Prof studies the benefits of bacteria
How would you feel if you were told you are 10 times more bacteria than you are human?
That is not true mass-wise, but according to June Round, the microorganisms living on and in the human body outnumber human cells 10 to one.
Round is an assistant professor in the microbiology and immunology division of the U’s Department of Pathology. She received her Ph.D. at UCLA and then proceeded to postdoctoral research at the California Institute of Technology. Now she is part of a research team at the U.
She believes that with such a high ratio of bacteria to human cells, people might one day begin to redefine themselves according to the microscopic creatures inhabiting their bodies.
“I don’t have any idea what that would look like,” Round said. “It’s just that we’re discovering that the microbes that live on your body can actually impact your behavior. They’re part of who you are.”
Round’s research was the focus of a lecture Thursday evening at the Salt Lake City Library, sponsored by the Natural History Museum of Utah. It was the second in a series of lectures titled “The Science of Being Human.”
While at Cal Tech, Round studied microbes in the human body that do not illicit reactions. She said as a trained immunologist, this baffled and intrigued her because she had been taught that the human body is programmed to recognize foreign entities and get rid of them, and yet there are more than 1 million non-human genes. She wondered why the human body tolerates these bacteria and how the bacteria function.
Round is now discovering the answers to these questions. Her research involves raising germ-free mice in a sterile environment. A single isolated microorganism, or “bug,” is then introduced, reducing the chances of autoimmune deficiency diseases, such as multiple sclerosis and inflammatory bowel disease.
Round’s ultimate goal is to use these microorganisms to treat such ailments in humans.
“Wouldn’t it be something if, instead of some nasty drug, you could just take this one little natural bug that would cure you?” she asked.
Everyone might not be comfortable with the thought of putting little living creatures into their bodies, but Round’s research does not stop there.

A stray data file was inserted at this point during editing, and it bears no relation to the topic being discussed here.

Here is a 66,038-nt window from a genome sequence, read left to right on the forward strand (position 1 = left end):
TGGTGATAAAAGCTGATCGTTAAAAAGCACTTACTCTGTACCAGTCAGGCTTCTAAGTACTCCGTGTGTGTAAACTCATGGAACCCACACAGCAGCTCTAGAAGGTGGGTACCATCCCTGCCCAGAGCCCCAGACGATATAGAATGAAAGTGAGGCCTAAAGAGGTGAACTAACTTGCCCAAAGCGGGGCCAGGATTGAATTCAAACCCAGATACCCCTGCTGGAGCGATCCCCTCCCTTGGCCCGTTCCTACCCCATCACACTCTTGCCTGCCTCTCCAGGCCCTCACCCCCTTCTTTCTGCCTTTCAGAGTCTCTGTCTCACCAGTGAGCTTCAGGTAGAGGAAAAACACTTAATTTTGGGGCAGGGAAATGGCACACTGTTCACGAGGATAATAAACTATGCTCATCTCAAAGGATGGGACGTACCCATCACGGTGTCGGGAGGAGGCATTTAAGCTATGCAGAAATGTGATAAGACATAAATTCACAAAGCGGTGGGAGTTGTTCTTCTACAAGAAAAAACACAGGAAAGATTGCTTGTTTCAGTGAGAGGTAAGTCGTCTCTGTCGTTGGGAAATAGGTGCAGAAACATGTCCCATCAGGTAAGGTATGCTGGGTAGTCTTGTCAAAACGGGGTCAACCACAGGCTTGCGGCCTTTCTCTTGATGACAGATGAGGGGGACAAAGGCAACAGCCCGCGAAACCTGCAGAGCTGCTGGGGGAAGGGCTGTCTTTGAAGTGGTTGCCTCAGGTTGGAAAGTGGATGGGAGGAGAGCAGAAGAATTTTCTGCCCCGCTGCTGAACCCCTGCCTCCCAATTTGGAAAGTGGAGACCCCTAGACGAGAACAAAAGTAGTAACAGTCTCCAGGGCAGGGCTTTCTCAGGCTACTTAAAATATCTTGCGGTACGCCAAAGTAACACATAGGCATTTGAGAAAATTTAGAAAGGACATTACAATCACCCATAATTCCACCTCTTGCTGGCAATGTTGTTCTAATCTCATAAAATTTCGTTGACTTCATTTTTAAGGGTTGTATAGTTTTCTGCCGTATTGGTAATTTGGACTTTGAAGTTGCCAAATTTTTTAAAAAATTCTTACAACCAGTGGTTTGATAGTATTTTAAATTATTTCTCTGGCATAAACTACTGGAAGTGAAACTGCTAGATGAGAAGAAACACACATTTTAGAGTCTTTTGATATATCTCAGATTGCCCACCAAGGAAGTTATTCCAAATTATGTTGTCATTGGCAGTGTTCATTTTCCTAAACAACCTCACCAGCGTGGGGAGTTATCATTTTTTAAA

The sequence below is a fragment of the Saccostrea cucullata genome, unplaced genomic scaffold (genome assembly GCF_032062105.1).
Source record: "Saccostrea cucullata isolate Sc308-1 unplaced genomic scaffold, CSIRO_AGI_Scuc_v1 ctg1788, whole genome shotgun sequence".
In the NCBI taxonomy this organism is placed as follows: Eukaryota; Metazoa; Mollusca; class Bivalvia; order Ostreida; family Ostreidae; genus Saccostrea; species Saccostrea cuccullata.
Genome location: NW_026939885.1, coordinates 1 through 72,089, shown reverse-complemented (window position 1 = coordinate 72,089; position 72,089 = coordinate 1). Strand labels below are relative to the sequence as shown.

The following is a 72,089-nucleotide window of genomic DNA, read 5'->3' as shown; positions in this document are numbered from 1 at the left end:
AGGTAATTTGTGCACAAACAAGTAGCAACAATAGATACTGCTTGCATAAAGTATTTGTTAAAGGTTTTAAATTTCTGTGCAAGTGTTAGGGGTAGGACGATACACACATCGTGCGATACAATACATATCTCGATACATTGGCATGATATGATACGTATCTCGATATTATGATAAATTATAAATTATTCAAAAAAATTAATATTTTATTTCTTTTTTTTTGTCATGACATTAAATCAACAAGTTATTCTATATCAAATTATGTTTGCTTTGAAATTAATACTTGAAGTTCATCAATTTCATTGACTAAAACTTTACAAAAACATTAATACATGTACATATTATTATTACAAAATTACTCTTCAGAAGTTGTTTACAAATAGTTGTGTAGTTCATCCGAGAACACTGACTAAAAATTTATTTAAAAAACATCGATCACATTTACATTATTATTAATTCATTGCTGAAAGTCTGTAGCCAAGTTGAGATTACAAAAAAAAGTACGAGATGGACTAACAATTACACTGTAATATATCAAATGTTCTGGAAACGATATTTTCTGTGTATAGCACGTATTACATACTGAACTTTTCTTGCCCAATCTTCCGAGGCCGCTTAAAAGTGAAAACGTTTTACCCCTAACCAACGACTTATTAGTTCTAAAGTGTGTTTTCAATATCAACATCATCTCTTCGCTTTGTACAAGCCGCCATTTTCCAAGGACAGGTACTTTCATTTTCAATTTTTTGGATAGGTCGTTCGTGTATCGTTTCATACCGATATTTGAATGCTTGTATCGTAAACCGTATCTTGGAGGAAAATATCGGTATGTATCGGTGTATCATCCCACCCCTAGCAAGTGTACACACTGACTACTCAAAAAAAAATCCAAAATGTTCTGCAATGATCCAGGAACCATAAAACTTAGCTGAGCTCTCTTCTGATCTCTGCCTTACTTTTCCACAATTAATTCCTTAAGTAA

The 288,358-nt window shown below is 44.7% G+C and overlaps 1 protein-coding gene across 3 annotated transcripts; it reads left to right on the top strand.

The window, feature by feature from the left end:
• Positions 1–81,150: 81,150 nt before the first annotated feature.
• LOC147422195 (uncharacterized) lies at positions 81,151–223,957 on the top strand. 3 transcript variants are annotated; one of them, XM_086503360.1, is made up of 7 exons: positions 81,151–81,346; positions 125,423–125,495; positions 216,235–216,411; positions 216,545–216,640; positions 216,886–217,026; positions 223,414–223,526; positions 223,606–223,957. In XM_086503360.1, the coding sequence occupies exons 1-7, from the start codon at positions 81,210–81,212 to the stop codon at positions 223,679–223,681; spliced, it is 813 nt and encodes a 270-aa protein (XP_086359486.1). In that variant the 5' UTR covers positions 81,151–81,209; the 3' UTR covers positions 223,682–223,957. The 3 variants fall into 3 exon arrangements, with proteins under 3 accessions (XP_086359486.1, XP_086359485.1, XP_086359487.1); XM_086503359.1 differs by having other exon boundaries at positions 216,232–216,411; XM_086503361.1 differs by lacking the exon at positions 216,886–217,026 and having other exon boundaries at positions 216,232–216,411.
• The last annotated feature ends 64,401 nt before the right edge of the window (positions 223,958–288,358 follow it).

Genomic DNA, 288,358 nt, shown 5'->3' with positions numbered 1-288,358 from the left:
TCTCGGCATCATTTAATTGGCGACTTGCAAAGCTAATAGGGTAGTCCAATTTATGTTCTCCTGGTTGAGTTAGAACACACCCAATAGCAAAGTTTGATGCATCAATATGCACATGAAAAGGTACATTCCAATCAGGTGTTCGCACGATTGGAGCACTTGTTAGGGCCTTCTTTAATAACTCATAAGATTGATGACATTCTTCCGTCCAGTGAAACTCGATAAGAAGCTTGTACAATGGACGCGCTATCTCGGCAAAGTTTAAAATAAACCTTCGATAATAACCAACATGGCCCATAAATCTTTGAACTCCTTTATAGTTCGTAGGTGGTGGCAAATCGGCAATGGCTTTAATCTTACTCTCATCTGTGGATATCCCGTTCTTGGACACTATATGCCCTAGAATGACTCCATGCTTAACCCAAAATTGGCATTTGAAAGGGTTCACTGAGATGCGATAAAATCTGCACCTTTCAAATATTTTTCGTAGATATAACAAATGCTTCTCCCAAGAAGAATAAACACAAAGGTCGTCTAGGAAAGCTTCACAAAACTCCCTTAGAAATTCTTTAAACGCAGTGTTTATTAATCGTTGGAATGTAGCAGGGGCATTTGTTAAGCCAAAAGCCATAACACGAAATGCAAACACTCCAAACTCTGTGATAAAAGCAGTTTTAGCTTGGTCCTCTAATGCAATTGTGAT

“Once we know which organism can prevent a certain disease, we can analyze specific molecules,” Round said. “Once the molecule is found we can try to turn it into therapy. People would usually rather take a little pill instead of a bunch of bacteria.”
Targeting ailments with specific molecules has long-term impacts in other areas of the body, Round said.
Antibiotics are non-discriminatory and kill many of the beneficial bacteria in addition to the harmful ones, and much of the damage can be permanent. Studies show the more antibiotic courses a person goes through — particularly early in life — the more likely they are to develop autoimmune diseases later.
The lack of these beneficial bacteria can cause other problems as well. The germ-free mice in Round’s laboratory studies had smaller livers, higher cholesterol levels, fewer immune cells and increased susceptibility to disease in general than the normal mice. The germ-free specimens were also less anxious and more likely to wander in uncertain environments, which Round said is not a good thing if you are a field mouse at the bottom of the food chain.
Julie Lewis and her family have attended both lectures in the series so far, and they plan on going to all of them.
“It’s an amazing series, covering so many different aspects,” she said. “When you think about what it means to be human, you don’t usually think of bacteria. And for every single human cell, 10 or more bacteria. They’re such an integral part of who we are. We’re each our own little colony.”
Round hoped there was just one thing audiences took away from her lecture, it was that bacteria are good.
“Well, most of them,” she said. “I’m not saying not to wash your hands after you use the bathroom. But the more diverse the organisms in your body are, and the more of them you have, the healthier you tend to be. So stop taking so many antibiotics.”
The next two lectures in the “Science of Being Human” series will be held on March 21 and April 11, both at 7 p.m.
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